Marek’s Take: Cyber-physical fusion, satellites, and the 6G promise

Marek's take

Japanese operators are lagging their counterparts in the U.S. and South Korea in deploying 5G, but when it comes to 6G, they are aiming to take the lead.

Japanese carriers are expected to roll out 5G this year in major metropolitan areas and expand to rural areas by 2022. DoCoMo and KDDI have said that they will have 90% of the country covered by 2025. Softbank, meanwhile, expects to have 64% of the country covered by its 5G network by 2025.

Perhaps this slightly slower pace is prompting the country to take a leadership position when it comes to 6G. In November the Japanese government said it would devote $2.03 billion to encourage private-sector research and development on 6G.

And in January DoCoMo released a white paper about 6G. In the paper, researchers predict that 6G will be introduced in 2030. At this point, DoCoMo says many of the 5G use cases—such as delivering enhanced mobile broadband and ultra-low latency communications for consumers and industries—will have occurred. But by 2030, DoCoMo says that there will be a need for more advanced wireless services that can do such high-brow things as solve social problems, provide communications between humans and things, and provide sophisticated cyber-physical fusion.

Mind control?

What the heck is cyber-physical fusion? According to DoCoMo, it’s the transmission and processing of large amounts of information between cyberspace and physical space with no delay. For humans, that means thoughts and actions are transmitted in real-time through wearable devices, or as we say in the Sci-Fi world, mind control.

If this sounds pretty far-fetched to you, you are not alone. I studied the white paper with a heavy level of cynicism. Having lived through the transition from analog cellular to 2G, 3G, 4G and now 5G, I’ve become pretty accustomed to hearing the hype about new networking technologies that never quite live up to the promises.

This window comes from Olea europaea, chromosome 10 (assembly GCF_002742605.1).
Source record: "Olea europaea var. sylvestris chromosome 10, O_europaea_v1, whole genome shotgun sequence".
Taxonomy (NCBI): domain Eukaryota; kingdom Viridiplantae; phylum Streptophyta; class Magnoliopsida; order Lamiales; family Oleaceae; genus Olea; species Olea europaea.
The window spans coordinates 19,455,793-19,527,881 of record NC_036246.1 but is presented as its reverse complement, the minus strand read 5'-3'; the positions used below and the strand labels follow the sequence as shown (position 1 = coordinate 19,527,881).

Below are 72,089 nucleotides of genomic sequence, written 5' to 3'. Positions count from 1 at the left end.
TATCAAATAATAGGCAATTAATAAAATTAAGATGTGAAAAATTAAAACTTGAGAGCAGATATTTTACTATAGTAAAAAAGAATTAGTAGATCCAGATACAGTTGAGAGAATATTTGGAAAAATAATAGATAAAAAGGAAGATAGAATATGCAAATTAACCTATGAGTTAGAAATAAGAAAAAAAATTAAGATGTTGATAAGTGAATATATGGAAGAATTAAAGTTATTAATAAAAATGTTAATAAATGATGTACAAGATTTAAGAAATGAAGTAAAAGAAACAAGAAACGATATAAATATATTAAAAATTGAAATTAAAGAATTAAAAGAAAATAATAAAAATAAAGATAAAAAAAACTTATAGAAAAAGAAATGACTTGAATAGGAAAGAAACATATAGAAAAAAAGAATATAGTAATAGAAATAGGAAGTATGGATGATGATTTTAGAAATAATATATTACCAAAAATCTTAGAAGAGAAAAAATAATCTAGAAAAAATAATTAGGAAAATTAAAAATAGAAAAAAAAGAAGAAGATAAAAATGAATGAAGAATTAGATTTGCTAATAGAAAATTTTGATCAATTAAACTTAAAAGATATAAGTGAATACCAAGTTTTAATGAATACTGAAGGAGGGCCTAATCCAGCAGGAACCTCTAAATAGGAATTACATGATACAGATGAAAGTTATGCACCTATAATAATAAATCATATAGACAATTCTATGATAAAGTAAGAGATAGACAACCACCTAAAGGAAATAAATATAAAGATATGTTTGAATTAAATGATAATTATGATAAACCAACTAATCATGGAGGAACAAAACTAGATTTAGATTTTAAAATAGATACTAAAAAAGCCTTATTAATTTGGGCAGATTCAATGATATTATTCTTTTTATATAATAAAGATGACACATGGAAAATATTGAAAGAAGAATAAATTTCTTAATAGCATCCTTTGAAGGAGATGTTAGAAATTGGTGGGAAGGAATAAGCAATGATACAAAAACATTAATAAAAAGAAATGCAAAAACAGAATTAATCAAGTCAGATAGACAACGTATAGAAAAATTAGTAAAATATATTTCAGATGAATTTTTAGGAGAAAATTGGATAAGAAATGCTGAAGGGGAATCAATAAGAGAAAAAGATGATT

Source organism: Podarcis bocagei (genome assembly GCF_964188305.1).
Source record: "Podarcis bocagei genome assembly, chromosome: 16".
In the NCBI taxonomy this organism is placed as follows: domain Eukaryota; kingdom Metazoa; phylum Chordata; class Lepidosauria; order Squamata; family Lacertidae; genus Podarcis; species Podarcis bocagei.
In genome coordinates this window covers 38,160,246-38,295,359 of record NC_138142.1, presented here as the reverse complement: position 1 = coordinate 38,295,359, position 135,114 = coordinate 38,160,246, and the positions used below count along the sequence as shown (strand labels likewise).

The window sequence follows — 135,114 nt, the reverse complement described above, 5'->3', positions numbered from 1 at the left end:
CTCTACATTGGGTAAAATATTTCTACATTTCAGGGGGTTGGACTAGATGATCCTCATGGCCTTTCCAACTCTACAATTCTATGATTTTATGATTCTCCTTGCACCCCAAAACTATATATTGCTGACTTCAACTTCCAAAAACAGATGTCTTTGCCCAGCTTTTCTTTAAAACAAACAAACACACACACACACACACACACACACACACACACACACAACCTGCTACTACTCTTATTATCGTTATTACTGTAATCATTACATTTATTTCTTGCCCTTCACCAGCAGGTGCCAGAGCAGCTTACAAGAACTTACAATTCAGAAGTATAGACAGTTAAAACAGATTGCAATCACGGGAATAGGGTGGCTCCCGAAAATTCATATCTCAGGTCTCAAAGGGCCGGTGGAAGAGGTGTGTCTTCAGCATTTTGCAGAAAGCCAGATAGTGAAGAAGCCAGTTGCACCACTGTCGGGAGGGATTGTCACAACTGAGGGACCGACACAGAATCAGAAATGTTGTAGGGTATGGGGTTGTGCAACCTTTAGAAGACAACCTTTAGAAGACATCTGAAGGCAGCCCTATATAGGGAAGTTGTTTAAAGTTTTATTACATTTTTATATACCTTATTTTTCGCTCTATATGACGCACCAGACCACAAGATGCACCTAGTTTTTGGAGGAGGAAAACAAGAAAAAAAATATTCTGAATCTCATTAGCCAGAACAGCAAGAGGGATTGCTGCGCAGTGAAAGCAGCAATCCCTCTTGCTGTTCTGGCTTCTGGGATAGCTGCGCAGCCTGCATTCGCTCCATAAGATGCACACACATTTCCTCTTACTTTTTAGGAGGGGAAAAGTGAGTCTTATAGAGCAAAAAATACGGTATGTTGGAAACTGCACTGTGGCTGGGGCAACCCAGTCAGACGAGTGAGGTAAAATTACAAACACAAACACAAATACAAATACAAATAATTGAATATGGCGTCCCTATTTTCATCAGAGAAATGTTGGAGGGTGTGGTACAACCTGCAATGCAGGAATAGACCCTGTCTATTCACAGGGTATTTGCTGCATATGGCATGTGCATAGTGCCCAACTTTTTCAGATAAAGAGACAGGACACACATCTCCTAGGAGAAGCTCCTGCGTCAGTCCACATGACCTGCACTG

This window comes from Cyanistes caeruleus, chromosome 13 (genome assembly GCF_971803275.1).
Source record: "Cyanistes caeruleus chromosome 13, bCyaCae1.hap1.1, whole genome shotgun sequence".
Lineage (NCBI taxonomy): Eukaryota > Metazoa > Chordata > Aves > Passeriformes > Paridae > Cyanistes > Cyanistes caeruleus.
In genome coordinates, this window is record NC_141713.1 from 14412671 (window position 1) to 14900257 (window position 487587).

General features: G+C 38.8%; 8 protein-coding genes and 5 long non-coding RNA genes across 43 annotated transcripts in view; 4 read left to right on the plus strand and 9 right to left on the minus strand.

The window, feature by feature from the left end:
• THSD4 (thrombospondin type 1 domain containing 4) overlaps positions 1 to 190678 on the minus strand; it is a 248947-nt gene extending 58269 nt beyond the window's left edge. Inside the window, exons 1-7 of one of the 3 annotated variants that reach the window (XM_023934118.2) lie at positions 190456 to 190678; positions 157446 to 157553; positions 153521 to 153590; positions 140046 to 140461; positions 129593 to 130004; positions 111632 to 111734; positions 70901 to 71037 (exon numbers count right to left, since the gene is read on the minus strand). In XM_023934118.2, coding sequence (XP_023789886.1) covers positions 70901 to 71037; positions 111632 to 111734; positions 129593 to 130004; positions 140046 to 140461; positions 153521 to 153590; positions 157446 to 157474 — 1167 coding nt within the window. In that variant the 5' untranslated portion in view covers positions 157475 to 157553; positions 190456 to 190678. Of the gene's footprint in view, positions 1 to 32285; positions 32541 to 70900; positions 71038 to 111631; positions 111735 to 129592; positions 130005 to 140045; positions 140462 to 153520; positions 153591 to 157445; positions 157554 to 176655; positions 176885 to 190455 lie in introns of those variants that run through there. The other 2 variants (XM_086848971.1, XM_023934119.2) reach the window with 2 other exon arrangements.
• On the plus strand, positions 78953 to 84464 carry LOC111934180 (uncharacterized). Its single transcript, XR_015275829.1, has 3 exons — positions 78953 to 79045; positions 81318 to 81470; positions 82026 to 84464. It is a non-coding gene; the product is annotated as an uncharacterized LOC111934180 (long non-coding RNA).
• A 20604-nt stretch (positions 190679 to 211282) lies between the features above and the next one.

So has Lynnette Luna, principal analyst at GlobalData, who notes that many of the capabilities promoted with 4G networks, such as dynamic pricing and enhanced mobile broadband services, didn’t happen and are now being touted as 5G use cases. “A lot of these capabilities depend upon spectrum resources,” Luna says. And she predicts that some of the 5G use cases that were discussed early on such as autonomous cars, probably won’t happen, or at least won’t be widespread. “There will be pockets of areas where you have ultra-low latency with edge computing but that is expensive to put everywhere,” Luna says.

DoCoMo’s white paper outlines 6G as having peak data rates greater than 100 Gbps and latency rates lower than 1 millisecond all the time. It also discusses the possibility that operators will use new spectrum in the terahertz wave frequencies, that are higher on the spectrum chart than 95 GHz. Considering 5G is being deployed in the 28 GHz to 39 GHz millimeter wave spectrum, this seems pretty ambitious.

As far as coverage, DoCoMo talks about the 6G network being so pervasive that it will not just be on land but also in the sky, sea and space. To accomplish that, 6G will need to include more than just traditional cellular networks. DoCoMo says the new 6G network topology will likely be three-dimensional and will include geostationary satellites, low-earth orbit satellites and something called high altitude pseudo satellites (HAPS) that can be stationed at a fixed location at an altitude of 20 kilometers and form a wide coverage area. HAPS will be able to provide backhaul or portable cell coverage.

Cell sites and antennas will also be revamped in the 6G world. Hexagonal cell sites will be necessary to reduce interference and antennas may be made of different materials and combined with reflectors and sensors.

Of course, many of the technologies that are being used today to make 5G happen—such as millimeter wave spectrum and massive-input massive-output (MIMO) antennas seemed pretty ambitious when 5G was just a concept.

But one very critical item not addressed by DoCoMo’s white paper is cost. Creating a three-dimensional network that incorporates satellites, terahertz radio spectrum, and a massive amount of antennas sounds like it carries a pretty big price tag.